UPS Keeps Marathon on Its Feet

Keeping a world-class marathon up and running in today's digital age requires more than a good supply of bottled water and sports drinks. Take the LaSalle Bank Chicago Marathon, for example. This event hosts more than 40,000 runners a year, and spectators can track their favorite competitors via the web, thanks to microchips located in each runner's shoe.
By Staff March 1, 2004

Keeping a world-class marathon up and running in today’s digital age requires more than a good supply of bottled water and sports drinks. Take the LaSalle Bank Chicago Marathon, for example. This event hosts more than 40,000 runners a year, and spectators can track their favorite competitors via the web, thanks to microchips located in each runner’s shoe. Keeping all this data straight requires a lot of time and energy on the part of staff and volunteers, and a computer network they can count on to operate without interruption or failure.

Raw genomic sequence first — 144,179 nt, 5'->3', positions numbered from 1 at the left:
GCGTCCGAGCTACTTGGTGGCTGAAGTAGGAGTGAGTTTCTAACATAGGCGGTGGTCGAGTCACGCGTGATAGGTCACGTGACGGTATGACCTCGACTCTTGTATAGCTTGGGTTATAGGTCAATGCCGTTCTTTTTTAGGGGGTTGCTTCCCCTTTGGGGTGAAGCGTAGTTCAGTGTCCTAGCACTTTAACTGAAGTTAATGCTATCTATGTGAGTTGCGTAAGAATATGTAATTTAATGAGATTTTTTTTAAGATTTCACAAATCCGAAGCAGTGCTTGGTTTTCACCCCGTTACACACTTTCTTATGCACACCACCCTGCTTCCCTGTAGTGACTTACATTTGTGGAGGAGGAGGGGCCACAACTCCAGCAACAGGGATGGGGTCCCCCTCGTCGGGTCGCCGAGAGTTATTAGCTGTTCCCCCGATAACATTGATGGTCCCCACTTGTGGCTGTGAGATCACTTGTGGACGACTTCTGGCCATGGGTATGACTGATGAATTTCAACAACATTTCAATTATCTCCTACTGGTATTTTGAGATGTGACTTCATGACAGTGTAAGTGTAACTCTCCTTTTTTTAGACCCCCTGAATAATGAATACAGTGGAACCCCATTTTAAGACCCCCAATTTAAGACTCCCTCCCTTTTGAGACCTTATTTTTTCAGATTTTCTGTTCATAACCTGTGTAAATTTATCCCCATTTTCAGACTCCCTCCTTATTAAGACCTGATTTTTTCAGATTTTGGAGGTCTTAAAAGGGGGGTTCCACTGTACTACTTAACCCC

Reliability is crucial for at least a week before the event, as course and participant data is entered and checked. Receivers are set up at a number of locations throughout Chicago to capture information on each runner’s progress as they pass by. In the 2003 race, two servers were required to meet organizers’ needs. And to make sure those servers stayed on their feet through any potential power-quality problems, two uninterruptible power supply (UPS) systems were specified.

A single UPS could have served both servers, but redundancy was seen as a crucial component to guaranteeing event success. The servers both had dual power-supply connections, so connecting both servers to both UPS units gave organizers confidence their system wouldn’t stumble.

In the end, the marathon ran smoothly, without any surges or sagsā€”at least in the power supply. However, with the eyes of the nation’s third-largest city on them, organizers knew they had the backup they needed to meet whatever bumps were encountered on the road.